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To have the lightest weight bike that we can afford is everyone’s goal. Quite simply, if it is lighter it is easier to pedal, and we can go easier or go faster if the package is also aerodynamic. Every single component on a bike is available in a wide variety of types, styles, quality, price range and weight.
Often, cheap and heavy go hand in hand, and conversely expensive and lightweight also seem to be inextricably linked. Durability and usability (or the lack of both), though, may be found at either end of the range. There are many super light products that are unusable due to their fragility and unsuitability for doing anything more than just looking the part, as there are cheap heavy bits that really should be durable, but simply are not. However, every now and then we come across a product that seems to hit the nail on the head for being reasonably priced, good quality and light weight. The American Classic CR-420 wheels seem to be such a product, although I must stress that the test rider (me) is 70kg, and even though the test wheels have a recommended weight limit of 100kg, I have no personal data relevant to heavier riders.
‘Dollars for Grams’ The American Classic CR-420 wheels
The 420 in the model name indicates the rim weight in grams, with the pair of wheels weighing an acceptable 1530g, a smidgin lighter than Mavic Ksyrium SLs. What makes them attractive compared with many other wheels is their price, $900, which is quite reasonable on the ‘dollars for grams’ scale. Both front and rear hubs feature sealed cartridge bearings although housed in very different hubs. The front is a tiny little item, hardly bigger than the bearing itself, while the rear is a high flange item with a solid flange on the drive side and a holed flange on the off side. The front wheel has 18 blade spokes laced radially while the rear has 24 similar spokes crossed on both sides. Front and rear rims are both 34mm in depth and are quite a slim aerodynamic shape. Striving to keep weight to a minimum, the maker has chosen to use an aluminium cassette body, which is available in either Campagnolo or Shimano splines.
Due to the likelihood of hub body wear, the Shimano version of the wheels are supplied with a set of drive spacers that fit into the spline and reduce the wear impact the cogs have on the body. It is a bit fiddly to install but necessary for the longevity of the cassette body. The wheel package is completed with the inclusion of some quite lightweight skewers, but the optional (and even lighter) titanium version was supplied with my test wheels. No complaints although the gross weight would be substantially lighter if I got fair dinkum and lost three or four kilos! By now you will have the impression that I am impressed with the weight and have no complaints about the quality. Correct but what do they ride like? It’s amazing how over time, things that we know as fact, drift to the back of our brain if we aren’t constantly reminded of their relevance. But suddenly, instantly, they can loom large, as an experience rekindles some of that dormant knowledge.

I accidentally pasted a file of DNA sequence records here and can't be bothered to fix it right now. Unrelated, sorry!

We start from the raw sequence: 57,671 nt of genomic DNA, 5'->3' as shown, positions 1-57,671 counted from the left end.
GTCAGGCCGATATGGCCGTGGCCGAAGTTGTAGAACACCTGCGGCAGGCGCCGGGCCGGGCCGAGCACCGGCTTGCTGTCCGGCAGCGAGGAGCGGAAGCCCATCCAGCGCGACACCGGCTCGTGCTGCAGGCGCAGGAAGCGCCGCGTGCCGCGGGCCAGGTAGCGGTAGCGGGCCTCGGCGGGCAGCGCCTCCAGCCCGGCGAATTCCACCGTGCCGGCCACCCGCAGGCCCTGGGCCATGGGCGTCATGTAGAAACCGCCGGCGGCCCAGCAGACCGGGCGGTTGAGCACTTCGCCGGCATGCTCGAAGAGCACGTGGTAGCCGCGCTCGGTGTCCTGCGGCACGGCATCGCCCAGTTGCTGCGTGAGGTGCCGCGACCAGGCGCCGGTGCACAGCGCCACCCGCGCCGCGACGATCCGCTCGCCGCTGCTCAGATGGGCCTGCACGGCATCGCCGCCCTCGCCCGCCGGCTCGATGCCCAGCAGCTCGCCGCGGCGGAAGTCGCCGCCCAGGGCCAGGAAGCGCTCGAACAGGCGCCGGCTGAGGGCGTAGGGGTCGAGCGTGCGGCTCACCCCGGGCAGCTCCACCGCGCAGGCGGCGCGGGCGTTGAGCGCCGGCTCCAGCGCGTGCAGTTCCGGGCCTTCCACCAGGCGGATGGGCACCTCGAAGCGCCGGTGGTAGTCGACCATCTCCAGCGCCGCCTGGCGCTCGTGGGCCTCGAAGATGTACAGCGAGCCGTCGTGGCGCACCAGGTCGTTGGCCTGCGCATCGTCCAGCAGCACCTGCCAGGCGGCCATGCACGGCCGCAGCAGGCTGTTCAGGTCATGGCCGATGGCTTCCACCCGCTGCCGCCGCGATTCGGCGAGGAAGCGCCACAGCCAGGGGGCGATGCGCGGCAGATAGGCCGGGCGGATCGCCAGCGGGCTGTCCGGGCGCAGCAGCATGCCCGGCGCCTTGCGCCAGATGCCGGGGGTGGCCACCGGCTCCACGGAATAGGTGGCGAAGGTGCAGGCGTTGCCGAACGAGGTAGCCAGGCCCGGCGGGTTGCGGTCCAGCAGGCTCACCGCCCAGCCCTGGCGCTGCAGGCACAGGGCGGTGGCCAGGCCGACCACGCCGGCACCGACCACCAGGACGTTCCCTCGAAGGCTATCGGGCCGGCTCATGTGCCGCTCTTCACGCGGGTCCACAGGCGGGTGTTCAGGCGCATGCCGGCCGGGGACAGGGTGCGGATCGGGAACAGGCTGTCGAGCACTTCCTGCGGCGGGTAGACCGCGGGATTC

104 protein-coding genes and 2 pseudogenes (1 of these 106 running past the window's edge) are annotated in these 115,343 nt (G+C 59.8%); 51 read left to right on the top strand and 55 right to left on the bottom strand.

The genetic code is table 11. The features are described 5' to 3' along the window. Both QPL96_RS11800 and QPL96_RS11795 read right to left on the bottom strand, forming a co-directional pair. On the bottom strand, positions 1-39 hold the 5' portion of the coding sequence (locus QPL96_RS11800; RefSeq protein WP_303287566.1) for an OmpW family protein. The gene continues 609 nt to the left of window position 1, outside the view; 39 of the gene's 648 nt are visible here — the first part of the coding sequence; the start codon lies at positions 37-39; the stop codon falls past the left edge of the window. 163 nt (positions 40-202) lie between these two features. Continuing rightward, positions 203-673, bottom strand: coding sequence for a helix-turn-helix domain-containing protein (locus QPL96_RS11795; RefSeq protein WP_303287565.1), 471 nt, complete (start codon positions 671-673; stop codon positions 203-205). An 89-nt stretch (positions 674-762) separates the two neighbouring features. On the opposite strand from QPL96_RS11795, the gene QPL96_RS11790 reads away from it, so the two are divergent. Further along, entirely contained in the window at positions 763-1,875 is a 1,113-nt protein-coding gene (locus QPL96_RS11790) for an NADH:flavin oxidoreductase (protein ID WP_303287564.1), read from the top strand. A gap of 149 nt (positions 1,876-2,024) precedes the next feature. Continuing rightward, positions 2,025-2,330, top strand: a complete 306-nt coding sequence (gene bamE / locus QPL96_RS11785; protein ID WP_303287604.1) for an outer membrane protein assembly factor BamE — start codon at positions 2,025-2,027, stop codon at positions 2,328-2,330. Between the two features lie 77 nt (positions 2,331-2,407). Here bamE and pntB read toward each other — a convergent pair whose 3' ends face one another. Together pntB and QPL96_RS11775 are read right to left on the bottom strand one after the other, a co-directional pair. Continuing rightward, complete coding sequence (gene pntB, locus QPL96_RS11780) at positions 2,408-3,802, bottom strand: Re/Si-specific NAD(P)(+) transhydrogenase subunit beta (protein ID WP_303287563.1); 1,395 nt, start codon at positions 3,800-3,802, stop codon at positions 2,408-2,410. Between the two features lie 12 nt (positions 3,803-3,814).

I had been given some prototype tyres to use by a supplier and decided to try them out when I received the 420s. My first six or seven rides were so uninspiring, so dead, that I knew either these wheels were ordinary or the tyres were rubbish. I had expected both to be pretty good, but something was holding me back so I did all the usual checks; made sure the tyres were inflated properly, checked the bearings, and even checked the brakes, but all was sweet. I knew I had another pair of tyres waiting for review, so one night I fitted them and wondered what would be my reaction in the morning when I went out with the boys.
The next morning at 6.30 was when that previously mentioned dormant knowledge came to the fore…I was on a different bike! It rolled, it accelerated, it felt lively and all this improvement was due to fitting a set of high end Maxxis tyres. The Maxxis Company is massive, with over 15,000 employees in 130 countries around the world producing an extraordinary range of tyres for all sorts of vehicles. It is particularly well known in serious Motocross, BMX and Mountain bike circles but with tyres such as its Xenith Equipe Legere, the firm has a foot firmly in the road market too. The Legere is a 120tpi, 145psi, foldable slick tyre weighing only 180g. It is a high end racing tyre, although it seems it may wear a little better than some of its competitors due to the tough tread compound. The tread hardness actually made me a little wary on my first ride, but once the shine had gone and I’d grown a little in confidence I realised I wasn’t giving the tyres a second thought, which is exactly how it should be. Four weeks later and I am still happily belting around on the American Classics and thoroughly enjoying the life that the Maxxis tyres have brought to them. The wheels are light, they seem aerodynamic and with Legere tyres fitted, they are fast. I’m happy with the performance of both items, and am glad to have had the fact that all tyres are not created equal reinforced in such a forceful and positive way.
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